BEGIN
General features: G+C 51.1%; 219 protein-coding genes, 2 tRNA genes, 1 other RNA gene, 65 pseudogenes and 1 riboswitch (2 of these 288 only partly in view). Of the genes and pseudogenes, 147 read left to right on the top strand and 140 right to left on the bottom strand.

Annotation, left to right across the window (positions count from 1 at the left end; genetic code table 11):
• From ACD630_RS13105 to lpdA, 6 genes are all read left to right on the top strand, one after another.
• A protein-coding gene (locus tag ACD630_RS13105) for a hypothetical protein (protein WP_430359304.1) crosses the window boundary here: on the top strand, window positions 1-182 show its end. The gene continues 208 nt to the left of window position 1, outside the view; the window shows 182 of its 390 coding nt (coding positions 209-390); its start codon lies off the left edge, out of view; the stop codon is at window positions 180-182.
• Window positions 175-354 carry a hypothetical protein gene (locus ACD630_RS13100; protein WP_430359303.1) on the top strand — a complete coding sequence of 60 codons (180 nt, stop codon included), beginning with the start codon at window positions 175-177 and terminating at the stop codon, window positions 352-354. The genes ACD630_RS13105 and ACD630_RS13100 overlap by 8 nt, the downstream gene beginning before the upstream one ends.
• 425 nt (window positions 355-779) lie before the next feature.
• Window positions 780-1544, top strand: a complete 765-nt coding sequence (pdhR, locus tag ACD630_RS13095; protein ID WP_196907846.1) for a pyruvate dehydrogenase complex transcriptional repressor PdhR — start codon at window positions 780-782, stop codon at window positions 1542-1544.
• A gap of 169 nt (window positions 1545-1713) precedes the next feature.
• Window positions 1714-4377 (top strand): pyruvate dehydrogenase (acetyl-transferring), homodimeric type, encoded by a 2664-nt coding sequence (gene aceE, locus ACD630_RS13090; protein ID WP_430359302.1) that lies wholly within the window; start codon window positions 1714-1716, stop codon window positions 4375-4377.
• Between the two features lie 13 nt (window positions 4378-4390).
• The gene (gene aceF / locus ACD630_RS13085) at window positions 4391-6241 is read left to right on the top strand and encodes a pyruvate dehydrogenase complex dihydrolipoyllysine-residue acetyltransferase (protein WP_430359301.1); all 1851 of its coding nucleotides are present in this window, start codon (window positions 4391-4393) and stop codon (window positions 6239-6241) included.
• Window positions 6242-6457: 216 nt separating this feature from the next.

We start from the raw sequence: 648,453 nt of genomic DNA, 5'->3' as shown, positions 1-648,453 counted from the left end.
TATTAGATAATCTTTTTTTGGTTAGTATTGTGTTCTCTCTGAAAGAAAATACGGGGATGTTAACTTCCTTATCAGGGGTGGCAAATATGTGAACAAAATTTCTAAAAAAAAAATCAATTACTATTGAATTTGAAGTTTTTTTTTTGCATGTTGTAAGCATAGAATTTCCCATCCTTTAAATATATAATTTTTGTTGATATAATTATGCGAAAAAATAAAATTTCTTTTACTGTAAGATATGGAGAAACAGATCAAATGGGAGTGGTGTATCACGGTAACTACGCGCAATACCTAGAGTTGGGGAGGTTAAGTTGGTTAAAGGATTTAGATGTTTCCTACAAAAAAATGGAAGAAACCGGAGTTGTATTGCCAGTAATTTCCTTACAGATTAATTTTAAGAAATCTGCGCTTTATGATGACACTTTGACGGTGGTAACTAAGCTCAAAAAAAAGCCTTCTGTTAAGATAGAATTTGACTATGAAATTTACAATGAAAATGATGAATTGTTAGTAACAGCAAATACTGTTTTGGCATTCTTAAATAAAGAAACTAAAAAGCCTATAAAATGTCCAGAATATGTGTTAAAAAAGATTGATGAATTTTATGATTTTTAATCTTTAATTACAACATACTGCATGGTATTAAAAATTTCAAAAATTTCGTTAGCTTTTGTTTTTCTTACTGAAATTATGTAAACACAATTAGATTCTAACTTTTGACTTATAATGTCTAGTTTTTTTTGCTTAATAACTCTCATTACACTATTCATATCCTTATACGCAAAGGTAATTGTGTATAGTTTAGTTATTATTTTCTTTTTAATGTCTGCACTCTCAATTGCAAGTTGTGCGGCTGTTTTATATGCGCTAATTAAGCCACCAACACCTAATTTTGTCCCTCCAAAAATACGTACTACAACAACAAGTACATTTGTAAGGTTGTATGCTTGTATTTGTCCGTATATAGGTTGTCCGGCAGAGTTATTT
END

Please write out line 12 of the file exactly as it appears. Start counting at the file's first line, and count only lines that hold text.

• Window positions 6242-6457: 216 nt separating this feature from the next.